Wednesday, June 30, 2010

Mother of the Bride

Lana got married the other day. The lucky groom was her very close friend, Hugo.

Hugo and Lana have known each other from even before they were born. I met Hugo's mom while we were both in our first trimesters. We had virtually the same due date but Lana took her time making her grand entrance (not surprising in retrospect - that girl has been keeping me waiting ever since). Hugo is thirteen days older than Lana, something they never cease to talk about. The big age difference, that is.

Hugo's parents are Ben and Elizabeth. The four of us (Ben, Elizabeth, my Ben and I) thought the mirroring names were hilarious at first. Now we're so close and spend so much time together we pretty much forget about it until we're, as a group, introducing ourselves to new people. If I could choose a family for Lana to marry into, it would certainly be theirs.

Lana and Hugo have acted like a married couple for as long as they've know each other - or at least been aware enough to interact. They seem to be soul-mates - when they're together they're in their own world of make-believe. We hit the park and they are immediately off, only to be glimpsed occasionally traipsing among the trees, collecting leaves (cookies) or small stones (magic keys).

They also argue like a married couple. They are completely comfortable with each other and so their arguments lack polite distance. They don't disagree much but when they do it's frank. "No, Hugo, the fairy house is over HERE!" "I told you, Lana, that we can't begin the dance until all the babies have had their coffee!"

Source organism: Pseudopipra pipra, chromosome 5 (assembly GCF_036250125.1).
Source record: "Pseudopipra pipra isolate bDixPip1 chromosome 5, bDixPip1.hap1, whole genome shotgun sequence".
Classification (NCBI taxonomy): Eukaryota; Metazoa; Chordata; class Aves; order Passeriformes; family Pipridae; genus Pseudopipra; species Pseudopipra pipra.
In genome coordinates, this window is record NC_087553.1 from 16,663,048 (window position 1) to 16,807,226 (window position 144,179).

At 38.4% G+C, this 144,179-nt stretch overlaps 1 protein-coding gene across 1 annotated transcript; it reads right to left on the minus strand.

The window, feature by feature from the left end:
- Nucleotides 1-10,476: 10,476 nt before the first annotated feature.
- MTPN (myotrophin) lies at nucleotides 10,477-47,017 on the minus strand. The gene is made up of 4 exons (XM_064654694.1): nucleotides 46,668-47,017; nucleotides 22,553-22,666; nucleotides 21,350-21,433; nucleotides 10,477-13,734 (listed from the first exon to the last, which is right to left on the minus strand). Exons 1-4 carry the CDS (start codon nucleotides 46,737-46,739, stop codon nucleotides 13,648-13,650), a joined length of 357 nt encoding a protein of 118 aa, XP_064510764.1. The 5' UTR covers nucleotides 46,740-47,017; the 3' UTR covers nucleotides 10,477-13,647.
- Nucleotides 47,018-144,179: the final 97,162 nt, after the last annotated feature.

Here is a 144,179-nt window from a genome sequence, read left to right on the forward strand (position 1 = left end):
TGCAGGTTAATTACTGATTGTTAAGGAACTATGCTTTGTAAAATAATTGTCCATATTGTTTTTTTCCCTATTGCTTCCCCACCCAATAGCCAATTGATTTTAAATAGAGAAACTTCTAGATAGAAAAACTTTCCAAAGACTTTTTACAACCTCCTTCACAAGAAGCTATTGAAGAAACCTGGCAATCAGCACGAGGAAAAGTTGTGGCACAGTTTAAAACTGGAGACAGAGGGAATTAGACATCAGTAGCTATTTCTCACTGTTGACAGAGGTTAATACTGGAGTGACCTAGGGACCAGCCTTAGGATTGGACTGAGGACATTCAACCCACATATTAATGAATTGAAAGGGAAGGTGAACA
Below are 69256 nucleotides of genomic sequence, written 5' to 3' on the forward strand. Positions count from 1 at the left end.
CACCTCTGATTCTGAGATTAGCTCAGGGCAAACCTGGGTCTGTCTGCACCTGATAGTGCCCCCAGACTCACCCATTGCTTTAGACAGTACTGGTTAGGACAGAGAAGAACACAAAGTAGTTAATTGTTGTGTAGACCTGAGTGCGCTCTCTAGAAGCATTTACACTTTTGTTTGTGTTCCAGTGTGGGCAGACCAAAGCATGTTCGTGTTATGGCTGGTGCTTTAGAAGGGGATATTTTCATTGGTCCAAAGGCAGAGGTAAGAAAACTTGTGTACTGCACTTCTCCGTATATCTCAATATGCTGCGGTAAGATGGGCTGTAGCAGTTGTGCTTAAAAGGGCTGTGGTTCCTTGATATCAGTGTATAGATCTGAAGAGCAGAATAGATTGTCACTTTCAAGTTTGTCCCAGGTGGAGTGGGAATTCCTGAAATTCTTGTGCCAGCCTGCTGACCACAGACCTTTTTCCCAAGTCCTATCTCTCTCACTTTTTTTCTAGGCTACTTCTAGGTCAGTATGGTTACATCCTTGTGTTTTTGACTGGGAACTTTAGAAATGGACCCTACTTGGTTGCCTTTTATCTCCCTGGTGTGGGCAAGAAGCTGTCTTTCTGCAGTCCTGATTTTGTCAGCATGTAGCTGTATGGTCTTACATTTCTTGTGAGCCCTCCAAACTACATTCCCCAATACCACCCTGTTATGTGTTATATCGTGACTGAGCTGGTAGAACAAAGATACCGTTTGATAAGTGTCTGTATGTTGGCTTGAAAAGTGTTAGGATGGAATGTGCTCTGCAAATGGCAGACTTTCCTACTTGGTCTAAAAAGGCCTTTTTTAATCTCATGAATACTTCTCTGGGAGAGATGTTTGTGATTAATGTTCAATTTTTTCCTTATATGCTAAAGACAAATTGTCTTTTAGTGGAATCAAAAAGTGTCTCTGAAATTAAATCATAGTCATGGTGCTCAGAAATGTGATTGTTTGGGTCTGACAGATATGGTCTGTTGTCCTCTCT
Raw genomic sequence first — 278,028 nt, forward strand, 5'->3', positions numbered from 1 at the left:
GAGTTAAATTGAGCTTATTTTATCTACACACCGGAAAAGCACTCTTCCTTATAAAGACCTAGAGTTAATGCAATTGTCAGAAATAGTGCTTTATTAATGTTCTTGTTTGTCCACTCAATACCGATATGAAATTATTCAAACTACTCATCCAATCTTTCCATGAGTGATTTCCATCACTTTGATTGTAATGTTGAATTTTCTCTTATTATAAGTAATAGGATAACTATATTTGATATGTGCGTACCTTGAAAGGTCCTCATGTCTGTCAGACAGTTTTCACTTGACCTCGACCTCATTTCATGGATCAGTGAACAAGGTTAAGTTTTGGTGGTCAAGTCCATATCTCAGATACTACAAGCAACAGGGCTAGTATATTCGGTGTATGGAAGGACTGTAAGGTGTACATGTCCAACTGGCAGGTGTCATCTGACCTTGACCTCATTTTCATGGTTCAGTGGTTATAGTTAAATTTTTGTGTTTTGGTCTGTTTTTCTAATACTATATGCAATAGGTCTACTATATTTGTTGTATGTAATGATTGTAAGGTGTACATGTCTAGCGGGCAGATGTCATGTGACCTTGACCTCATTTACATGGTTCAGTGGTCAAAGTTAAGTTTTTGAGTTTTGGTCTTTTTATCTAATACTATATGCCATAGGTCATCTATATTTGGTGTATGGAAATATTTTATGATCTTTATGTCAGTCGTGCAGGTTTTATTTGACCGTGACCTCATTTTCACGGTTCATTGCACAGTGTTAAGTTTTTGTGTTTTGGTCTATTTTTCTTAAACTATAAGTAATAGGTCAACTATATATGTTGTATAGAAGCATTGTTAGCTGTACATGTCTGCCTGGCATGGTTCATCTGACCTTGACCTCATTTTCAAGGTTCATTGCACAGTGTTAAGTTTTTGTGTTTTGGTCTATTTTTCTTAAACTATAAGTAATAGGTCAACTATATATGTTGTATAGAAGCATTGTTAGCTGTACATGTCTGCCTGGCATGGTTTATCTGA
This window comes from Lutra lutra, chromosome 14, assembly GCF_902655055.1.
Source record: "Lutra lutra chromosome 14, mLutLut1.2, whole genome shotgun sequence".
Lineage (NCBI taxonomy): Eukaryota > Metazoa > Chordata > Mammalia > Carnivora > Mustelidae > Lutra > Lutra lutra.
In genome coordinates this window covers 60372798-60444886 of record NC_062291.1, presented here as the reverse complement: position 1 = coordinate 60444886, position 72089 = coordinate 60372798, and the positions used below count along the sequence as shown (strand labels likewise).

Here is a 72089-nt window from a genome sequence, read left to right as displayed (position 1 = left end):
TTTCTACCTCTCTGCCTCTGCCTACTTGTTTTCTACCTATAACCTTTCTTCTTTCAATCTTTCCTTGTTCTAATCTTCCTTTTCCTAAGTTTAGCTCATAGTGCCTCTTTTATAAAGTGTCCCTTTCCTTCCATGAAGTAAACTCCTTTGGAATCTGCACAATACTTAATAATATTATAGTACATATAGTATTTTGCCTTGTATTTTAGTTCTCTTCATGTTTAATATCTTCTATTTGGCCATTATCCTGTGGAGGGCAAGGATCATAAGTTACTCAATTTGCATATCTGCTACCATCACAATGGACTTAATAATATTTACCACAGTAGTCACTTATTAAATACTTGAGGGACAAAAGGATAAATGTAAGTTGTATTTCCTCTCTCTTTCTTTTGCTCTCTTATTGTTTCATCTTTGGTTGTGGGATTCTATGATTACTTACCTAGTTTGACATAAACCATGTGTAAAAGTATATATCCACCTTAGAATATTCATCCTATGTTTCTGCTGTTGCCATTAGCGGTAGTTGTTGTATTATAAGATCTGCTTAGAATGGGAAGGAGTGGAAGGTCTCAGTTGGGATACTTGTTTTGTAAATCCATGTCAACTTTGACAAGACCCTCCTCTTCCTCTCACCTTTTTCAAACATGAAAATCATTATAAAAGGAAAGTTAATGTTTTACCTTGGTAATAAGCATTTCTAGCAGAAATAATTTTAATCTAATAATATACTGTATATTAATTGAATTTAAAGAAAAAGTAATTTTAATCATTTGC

They have a similar sense of style and, perhaps more importantly, a shared fondness for style itself. They sport shag haircuts, skinny jeans and artfully distressed t-shirts. They're always ready to shoot their album cover.

I have a picture of them from when they were three, seated at a table at their pre-school. They have their hands folded on the empty table and are gazing at the camera calmly, almost royally. They look, for all the world, like their board meeting has been interrupted for a photo opportunity, a picture that will later be published in the shareholder's report. The two of them, individually and together, have that dignity and self-possession you might see in a self-made billionaire. They know themselves and like any good team, they know each other.

Finally, after their six year courtship, they were married a few days ago at the park. Elizabeth and I didn't find out about the wedding until that evening when we each got separate reports. The kids have decided that our upcoming shared vacation, a week at family camp in Yosemite, will be their honeymoon. I can think of worse.

Probably my favorite part about the whole thing is the way Lana describes it. Sometimes, with some words, she can be quite adult, while at other times you can hardly understand her for the baby talk. But when she talks of her marriage, she speaks of it with the respect it deserves.

"If Hugo and I ever did marry," she mused the other day, "I actually don't think we'd ever divorce."

How many six-year-olds use marry as an active verb? Let alone divorce?

1 comment:

  1. Oh, I love it! Please, please, you have to save this piece forever...just in case one of us decides to read it at their real wedding.
    -Elizabeth (Hugo's mama)